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Access to livestock, farm inputs and school needs for children
Malawi Lake Basin Programme (MLBP) was started in 2006 by five consortium members; three are Malawian based organizations namely; Malawi Union of Savings and Credit Co-operatives (MUSCCO), Farmers Union of Malawi (FUM) and National Smallholder Farmers’ Association of Malawi (NASFAM) as well as those from Sweden; We Effect and Vi-Agro Forestry.
The consortium remains committed to improving the livelihoods of rural poor households in Malawi through productive and sustainable management of agricultural resources including the promotion of viable, alternative livelihood options that reduce pressure on land, forests and water resources; promotion of business- oriented agriculture and strengthening of rural peoples’ organizations so that they effectively represent and defend the interests of their members.
Mtonda study circle is one of the vibrant groups in Chitiwiri cluster of Chimwavi 2 village in Traditioanal Authority Karonga in Salima district. The group has 15 members of which 13 are females and 2 are males.This group started in March 2019 with the intentionof helping one another to achieve development. After discussing their problems, they came up with a business idea of planting tomatoes and vegetables. They planted tomatoes on half acre in March 2019 and after sales they realised MK400, 000 of which every member received an equal share of MK25, 000, and the remainingbalance was used to buy uniform for the group. Members also came up with VSLA of which some members used the money for shares.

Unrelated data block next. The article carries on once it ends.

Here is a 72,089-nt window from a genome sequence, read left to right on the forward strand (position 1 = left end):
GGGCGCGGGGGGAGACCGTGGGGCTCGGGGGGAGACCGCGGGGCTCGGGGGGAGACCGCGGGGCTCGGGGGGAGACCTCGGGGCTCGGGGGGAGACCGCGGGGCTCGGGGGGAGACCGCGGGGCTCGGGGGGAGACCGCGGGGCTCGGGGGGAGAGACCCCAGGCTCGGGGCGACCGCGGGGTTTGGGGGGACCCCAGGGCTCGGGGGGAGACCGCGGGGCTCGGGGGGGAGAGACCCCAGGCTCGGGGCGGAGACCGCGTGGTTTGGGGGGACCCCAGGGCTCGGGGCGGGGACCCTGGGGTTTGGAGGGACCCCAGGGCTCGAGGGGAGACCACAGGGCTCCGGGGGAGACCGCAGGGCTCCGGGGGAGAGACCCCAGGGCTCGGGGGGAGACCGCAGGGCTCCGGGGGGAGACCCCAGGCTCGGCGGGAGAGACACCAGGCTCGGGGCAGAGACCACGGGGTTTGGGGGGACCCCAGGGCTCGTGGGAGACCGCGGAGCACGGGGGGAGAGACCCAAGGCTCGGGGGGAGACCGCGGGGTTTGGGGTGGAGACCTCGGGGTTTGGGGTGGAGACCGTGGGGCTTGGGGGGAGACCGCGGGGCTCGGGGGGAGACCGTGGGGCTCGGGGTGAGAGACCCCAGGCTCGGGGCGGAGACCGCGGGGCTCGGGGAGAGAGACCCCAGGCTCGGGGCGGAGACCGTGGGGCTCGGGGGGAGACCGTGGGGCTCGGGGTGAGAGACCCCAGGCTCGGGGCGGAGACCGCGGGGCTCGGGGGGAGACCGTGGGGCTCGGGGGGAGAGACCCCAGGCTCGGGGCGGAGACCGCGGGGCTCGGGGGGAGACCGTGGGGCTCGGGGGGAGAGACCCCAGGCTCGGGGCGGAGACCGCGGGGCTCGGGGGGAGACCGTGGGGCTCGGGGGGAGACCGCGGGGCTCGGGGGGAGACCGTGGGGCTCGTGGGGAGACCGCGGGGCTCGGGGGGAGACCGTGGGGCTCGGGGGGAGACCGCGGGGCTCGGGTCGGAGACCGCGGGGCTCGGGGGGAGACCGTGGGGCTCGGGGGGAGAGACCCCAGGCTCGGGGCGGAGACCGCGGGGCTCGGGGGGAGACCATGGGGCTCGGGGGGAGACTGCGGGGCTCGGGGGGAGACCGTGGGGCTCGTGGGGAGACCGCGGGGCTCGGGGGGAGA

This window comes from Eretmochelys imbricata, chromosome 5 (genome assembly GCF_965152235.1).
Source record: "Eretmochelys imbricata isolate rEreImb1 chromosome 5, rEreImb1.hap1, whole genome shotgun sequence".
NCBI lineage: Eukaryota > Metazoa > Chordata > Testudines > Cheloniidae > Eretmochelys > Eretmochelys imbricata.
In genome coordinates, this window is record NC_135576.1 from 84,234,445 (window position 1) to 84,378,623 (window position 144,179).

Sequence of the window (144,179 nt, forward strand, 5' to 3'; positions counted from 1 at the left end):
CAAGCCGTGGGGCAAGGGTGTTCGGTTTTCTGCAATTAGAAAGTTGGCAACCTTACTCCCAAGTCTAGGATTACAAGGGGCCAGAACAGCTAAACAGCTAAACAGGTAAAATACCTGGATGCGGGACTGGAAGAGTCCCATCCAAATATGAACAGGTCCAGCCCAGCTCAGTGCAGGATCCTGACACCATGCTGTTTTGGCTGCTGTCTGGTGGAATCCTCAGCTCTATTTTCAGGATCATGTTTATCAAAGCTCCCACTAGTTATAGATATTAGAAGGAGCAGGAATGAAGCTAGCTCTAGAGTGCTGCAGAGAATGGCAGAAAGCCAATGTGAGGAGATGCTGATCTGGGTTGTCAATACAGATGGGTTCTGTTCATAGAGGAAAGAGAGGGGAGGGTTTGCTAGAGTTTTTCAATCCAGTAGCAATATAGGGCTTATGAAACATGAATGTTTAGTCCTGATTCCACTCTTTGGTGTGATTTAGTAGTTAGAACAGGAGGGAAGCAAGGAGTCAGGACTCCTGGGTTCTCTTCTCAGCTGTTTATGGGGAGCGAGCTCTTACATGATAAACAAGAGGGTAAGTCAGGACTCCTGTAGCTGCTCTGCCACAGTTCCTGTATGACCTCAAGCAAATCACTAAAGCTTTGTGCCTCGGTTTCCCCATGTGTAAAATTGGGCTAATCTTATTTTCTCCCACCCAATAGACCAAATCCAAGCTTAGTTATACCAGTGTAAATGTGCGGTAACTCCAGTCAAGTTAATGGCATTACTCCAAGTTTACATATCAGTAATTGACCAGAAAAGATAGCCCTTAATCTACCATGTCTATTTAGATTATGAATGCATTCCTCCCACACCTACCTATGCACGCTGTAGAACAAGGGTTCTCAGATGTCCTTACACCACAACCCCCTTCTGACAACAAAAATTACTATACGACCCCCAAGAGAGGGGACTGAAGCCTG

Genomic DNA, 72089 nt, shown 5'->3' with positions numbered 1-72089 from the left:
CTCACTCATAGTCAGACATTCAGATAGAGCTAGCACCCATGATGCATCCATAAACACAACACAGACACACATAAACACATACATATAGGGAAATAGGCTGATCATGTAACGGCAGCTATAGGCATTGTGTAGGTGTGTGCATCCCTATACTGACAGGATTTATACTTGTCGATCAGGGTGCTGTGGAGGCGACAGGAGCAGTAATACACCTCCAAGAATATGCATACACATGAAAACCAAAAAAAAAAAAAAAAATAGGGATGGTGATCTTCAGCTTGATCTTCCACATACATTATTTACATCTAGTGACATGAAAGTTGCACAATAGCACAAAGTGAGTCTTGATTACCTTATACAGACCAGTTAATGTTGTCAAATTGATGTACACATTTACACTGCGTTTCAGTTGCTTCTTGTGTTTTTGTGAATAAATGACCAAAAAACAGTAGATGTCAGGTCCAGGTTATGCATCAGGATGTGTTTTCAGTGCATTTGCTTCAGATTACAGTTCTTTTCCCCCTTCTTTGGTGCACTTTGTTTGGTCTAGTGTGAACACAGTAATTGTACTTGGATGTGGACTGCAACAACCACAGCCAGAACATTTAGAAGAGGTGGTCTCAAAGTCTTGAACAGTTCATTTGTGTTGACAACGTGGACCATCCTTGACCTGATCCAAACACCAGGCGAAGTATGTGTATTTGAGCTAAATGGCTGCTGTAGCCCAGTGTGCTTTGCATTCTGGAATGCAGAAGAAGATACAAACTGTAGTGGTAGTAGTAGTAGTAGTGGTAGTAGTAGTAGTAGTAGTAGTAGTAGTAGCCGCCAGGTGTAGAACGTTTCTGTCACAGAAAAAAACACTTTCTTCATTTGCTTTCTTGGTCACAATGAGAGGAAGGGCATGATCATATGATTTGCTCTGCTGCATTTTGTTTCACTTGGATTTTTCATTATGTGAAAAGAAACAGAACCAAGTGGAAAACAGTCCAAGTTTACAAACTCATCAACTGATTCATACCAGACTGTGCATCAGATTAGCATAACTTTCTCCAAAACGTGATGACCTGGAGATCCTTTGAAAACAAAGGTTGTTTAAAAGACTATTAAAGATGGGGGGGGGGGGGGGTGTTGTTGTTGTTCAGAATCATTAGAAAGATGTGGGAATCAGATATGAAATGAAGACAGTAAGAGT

AnesiLivitoni aged 25, married with 4 children is a member ofMndola study circle. She got her MK25,000 in July and bought a goat at MK15,000. The remaining money was used to buy some food stuffs. This is what Anesi said “if it wasn’t for this group, my dream of having some livestock would have remained a wish”
Another success and interesting story was shared by MelifaNthuzi of Mtondo study circle of the same Chitiwiri Cluster aged 38 with three children. From the MK25000 she paid MK11500 forschool fees for her form 2daughter Stella who is at Nkhwelo community day secondary school.The balance was used to meet other household daily needs. 
“Old age is not a restriction to participate in developmental activities” said VeyaFotea 73year old woman fromthe same group. When she got the MK25, 000 she used MK18, 400 to buy a bag of UREA fertilizerfor her 2 acres garden where she plants maize, groundnuts andrice. The other money was used as share for VSLA.

 

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